STATEMENT
House of Lords must stop the Counter-Terrorism and Border Security Bill in its tracks

The bill jeopardises journalism, academic freedom and the rights of all citizens

08 Oct 2018
BY INDEX ON CENSORSHIP

Index on Censorship is urging the House of Lords to stop the Counter-Terrorism and Border Security Bill being enacted in its current form. The House of Lords will begin considering the bill tomorrow.

The bill, which has been slipping quietly through parliament, would reshape the legal framework for freedom of expression and journalism in the UK in a very damaging way. It would have far-reaching implications for academic research.

The vague and unclear bill would criminalise expressing an opinion that is “supportive” of a proscribed (terrorist) organisation if done in a “reckless” way that encourages someone else to support that organisation (see Clause 1). This comes very close to criminalising opinion and would carry a prison sentence of up to 10 years.

Index is deeply concerned about other sections of the bill, which would undermine media freedom and restrict the rights of journalists. The bill would criminalise accessing content online that is likely to be useful for terrorism, even if you have no terrorist intent. A journalist investigating a terrorism-related story would risk a 15-year prison sentence. The bill would also criminalise publishing (for example, posting on social media) a picture or video clip of an item of clothing or an article such as a flag in a way that raises “reasonable suspicion” that the person doing it is a member or supporter of a terrorist organisation. The Joint Committee on Human Rights has recommended that this clause be withdrawn or amended because it “risks a huge swathe of publications being caught, including historical images and journalistic articles”.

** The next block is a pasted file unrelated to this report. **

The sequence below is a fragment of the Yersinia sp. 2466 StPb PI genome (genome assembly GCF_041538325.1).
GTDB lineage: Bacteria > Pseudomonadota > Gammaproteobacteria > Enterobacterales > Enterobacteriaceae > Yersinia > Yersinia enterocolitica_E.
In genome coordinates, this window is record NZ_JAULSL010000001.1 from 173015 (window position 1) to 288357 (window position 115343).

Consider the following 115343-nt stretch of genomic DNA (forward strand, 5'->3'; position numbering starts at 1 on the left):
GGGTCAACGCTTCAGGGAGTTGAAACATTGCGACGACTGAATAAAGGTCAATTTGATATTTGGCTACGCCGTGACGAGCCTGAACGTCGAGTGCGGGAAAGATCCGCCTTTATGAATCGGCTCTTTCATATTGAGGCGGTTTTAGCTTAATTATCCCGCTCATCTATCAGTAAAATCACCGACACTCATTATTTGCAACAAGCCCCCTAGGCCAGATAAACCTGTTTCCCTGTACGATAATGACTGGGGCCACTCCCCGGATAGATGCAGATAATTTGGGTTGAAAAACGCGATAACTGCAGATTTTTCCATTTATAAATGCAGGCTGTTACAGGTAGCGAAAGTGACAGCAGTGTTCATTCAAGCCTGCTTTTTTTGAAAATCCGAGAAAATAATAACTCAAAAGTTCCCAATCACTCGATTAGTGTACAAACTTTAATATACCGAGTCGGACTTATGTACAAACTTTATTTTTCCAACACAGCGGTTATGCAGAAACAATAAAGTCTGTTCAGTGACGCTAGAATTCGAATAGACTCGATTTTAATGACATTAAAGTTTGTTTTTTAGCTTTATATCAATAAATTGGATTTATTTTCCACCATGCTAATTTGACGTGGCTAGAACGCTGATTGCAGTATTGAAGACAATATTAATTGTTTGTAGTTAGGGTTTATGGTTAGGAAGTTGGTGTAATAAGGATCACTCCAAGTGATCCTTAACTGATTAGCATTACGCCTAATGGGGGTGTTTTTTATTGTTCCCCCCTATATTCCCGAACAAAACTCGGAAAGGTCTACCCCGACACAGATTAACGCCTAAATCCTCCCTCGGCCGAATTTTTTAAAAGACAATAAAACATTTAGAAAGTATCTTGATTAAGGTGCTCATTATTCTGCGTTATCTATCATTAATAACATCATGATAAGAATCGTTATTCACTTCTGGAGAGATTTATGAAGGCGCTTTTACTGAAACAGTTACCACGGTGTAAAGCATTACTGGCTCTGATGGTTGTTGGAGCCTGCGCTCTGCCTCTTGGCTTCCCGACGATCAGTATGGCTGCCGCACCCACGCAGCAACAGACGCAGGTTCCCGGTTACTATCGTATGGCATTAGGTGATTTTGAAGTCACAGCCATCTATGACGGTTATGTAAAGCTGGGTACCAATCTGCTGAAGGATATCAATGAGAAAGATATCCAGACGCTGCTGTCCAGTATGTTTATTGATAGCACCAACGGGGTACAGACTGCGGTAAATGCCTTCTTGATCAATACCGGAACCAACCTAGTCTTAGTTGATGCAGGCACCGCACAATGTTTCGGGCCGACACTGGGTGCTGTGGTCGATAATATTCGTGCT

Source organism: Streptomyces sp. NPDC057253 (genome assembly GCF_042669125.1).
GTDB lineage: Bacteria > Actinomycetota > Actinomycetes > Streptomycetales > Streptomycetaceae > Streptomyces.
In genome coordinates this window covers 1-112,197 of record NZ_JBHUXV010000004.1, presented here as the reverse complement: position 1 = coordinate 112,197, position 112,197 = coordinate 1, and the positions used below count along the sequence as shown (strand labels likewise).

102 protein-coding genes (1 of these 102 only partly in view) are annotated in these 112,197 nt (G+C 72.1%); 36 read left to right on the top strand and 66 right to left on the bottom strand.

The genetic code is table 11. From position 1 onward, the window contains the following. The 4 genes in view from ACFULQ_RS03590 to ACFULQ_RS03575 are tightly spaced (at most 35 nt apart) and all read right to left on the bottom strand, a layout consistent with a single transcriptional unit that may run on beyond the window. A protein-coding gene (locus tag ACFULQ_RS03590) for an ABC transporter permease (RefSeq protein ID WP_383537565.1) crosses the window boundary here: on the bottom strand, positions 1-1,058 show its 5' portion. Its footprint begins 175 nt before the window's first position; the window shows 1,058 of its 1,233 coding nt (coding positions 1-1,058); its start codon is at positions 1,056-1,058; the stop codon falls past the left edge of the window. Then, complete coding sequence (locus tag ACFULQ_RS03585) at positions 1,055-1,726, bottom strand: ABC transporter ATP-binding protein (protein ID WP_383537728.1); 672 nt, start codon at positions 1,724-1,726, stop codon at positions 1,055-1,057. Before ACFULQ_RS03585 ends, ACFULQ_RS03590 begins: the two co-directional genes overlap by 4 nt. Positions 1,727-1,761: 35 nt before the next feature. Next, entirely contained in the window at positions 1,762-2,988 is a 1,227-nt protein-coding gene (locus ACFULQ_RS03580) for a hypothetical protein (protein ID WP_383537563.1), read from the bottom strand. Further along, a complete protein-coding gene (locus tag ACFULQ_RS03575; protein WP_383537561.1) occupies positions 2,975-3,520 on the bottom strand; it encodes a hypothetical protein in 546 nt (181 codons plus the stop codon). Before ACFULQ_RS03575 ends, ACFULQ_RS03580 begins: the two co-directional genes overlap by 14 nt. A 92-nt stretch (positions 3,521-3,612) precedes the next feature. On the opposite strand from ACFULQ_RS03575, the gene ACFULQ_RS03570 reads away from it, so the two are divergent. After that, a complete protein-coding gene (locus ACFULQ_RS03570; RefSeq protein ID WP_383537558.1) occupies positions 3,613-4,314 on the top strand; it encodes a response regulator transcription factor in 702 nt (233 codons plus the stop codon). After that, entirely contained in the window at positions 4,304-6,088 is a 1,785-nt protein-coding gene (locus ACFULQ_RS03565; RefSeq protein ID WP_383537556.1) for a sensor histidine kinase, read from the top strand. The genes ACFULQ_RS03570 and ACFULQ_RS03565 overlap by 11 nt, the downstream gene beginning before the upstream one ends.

Index has filed an official notification with the Council of Europe about the threats to media freedom in the bill and is awaiting the government’s reply to the Council. The Media Freedom Representative of the Organization for Security and Co-operation in Europe (OSCE) has written to the UK to express his worries about the bill.

United Nations special rapporteur Professor Fionnuala Ní Aoláin has expressed concerns about several parts of the bill, including its impacts on journalism, and emphasised that it should be brought in line with the UK’s obligations under international human rights law.

Joy Hyvarinen, head of advocacy, said: “The Counter-Terrorism and Border Security Bill has far-reaching and very damaging implications for freedom of expression and journalism in the UK. It has been slipping through Parliament with little attention from MPs. Index urges the House of Lords to stand up for the rights of UK citizens’ and stop the bill from being enacted in its current form”.

Index on Censorship submission on the Counter-Terrorism and Border Security Bill 2018

Laws that protect our rights to read, research, debate and argue are too easily removed.  Index is concerned that clauses of the Counter-Terrorism and Border Security Bill will diminish those rights and freedoms. It submitted a paper to parliament to ask it to consider changes to the proposed bill in June 2018.

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